The right content. At the right time. For the right customer.
You’ve probably seen multiple variations of this phrase if you’re researched or worked on creating a personalized digital experience for your users. This is the version I use most often. It’s exactly what we’re trying to achieve when working toward personalization.
What does that mean? It often means something different for each individual customer/user, and something different to each individual organization whose goal is to provide this content. The main underlying similarity is that it means presenting content based on data and context.
For the customer
It means user experiences tailored to their needs and intents. This is something that retail personnel can tap into using conversational intelligence and having a dialogue with the customer. In the digital space, it means using information from past visits: to the digital real estate, retail, IVR, and chat. Any customer contact can be used to help present the right information in the right context for this specific visit.
For your business
It means ramping up your content creation efforts. That doesn’t necessarily mean more person-power. It should mean working smarter. That can consist of many things, like building content and design modules intended for reuse, a/b testing to determine the most effective content and design combinations, and creating a content intelligence system that allows your team to make better decisions based on data.
Rage with the machines
The end goal of that last point is to reach a place where you have a framework, workflow, and governance in place to create, review, and maintain your experiences. It should also mean working toward automation, utilizing AI and Machine Learning to enhance the decision making process, speed up content creation, streamline maintenance, and increase speed to market.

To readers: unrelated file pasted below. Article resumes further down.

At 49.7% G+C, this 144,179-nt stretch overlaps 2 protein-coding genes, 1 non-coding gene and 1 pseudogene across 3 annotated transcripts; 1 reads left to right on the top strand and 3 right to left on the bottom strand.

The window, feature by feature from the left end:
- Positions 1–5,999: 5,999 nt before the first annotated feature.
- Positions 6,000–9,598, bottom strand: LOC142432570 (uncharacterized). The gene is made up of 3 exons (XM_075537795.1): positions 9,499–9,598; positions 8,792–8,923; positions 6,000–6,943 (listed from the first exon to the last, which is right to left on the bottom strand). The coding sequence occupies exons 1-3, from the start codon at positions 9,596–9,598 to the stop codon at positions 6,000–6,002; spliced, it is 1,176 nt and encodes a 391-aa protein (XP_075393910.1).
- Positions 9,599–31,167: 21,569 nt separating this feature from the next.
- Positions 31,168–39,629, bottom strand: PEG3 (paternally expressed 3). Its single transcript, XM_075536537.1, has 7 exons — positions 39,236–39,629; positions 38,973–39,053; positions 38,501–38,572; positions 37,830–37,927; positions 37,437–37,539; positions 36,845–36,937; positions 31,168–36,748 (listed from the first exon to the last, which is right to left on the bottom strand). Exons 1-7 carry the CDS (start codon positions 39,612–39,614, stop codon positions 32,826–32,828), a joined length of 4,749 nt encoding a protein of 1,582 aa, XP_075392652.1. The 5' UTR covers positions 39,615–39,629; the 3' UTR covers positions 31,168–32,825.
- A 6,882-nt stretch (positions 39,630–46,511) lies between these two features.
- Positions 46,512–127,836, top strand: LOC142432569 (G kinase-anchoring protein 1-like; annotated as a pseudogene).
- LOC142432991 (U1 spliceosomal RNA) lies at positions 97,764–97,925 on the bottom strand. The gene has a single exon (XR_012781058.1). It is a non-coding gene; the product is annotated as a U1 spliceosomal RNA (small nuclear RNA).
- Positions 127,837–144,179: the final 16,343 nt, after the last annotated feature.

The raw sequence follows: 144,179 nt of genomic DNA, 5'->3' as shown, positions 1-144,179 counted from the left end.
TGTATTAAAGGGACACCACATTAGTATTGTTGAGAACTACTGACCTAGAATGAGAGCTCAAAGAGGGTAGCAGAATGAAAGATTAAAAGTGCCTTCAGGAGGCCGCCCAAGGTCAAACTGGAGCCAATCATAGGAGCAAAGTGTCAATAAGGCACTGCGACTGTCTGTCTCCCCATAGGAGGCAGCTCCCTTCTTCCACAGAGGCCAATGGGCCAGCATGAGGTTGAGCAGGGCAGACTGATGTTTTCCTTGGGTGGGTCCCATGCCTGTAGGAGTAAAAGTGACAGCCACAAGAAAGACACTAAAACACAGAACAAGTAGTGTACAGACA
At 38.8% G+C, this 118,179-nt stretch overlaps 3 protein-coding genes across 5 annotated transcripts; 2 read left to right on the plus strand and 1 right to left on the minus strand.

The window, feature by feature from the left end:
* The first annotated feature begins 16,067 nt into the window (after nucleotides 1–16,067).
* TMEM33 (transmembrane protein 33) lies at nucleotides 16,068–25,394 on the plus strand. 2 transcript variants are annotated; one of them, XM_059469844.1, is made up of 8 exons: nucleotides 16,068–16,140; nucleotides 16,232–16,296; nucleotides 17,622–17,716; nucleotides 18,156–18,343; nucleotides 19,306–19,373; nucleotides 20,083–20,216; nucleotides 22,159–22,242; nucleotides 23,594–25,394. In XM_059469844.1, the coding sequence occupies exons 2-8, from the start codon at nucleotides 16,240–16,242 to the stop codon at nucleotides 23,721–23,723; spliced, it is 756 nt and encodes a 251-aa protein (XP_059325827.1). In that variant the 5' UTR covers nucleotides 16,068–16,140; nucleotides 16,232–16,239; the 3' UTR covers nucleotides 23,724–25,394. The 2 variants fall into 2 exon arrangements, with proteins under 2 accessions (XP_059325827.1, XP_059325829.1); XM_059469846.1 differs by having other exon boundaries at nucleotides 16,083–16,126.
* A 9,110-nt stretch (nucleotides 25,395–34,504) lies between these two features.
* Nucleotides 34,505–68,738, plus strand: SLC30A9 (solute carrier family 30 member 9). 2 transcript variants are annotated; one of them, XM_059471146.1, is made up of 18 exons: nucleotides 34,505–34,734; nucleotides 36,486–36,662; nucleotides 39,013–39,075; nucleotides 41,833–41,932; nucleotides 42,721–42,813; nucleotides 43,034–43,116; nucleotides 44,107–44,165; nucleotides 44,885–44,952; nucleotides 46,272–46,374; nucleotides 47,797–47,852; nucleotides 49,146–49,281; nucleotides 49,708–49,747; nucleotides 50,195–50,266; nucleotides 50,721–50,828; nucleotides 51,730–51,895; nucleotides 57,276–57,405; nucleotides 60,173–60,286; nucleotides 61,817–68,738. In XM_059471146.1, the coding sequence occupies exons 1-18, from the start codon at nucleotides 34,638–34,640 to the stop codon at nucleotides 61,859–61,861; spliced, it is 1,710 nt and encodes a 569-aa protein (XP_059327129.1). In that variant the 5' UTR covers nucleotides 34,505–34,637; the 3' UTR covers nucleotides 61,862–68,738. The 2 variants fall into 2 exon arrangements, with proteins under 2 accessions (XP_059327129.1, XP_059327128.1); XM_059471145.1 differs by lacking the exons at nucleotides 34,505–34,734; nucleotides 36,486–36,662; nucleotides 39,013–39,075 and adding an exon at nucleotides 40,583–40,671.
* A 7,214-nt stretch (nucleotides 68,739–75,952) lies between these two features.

The struggle is real
This not only requires changes at the ground level in how you plan and work tactically. It’s also heavily reliant on leadership to see the benefits of leaving some decisions to AI. When your workflow is enhanced by AI and Machine Learning, you shouldn’t expect to see marquee x in slot y, even in an unauthenticated state. Experiences can be logically and usefully personalized based on cookied information, such as recent visit activities like searches, product views, adding items to cart, reading reviews, etc. Behaviors like that can help us determine what marquee is relevant to the current user.
When you get to an authenticated state, the only limits to what your can personalize are privacy concerns and customer suspicions. And leaders unwilling to move beyond static ads highlighting the latest offer, not personalized ads highlighting what’s best for the customer.
Did it work?
It resulted in approval for us to host a personalization summit in Bothell, WA last fall. This summit brought together 30+ leaders from across our B2C and B2B organizations, including design and content, product marketing, technology architecture and development, brand, and others. We had pitch sessions, shared our personalization visions, collaborated, brainstormed, and eventually operationalized a task force, a smaller version of which is now working on a project to bring a true personalization architecture to AT&T. We’re also working through workflow and other considerations to make thoughtful personalization a reality.
The pitch required numerous discussions, working sessions, presentations, and other temporary deliverables to be created. Here are a few of them.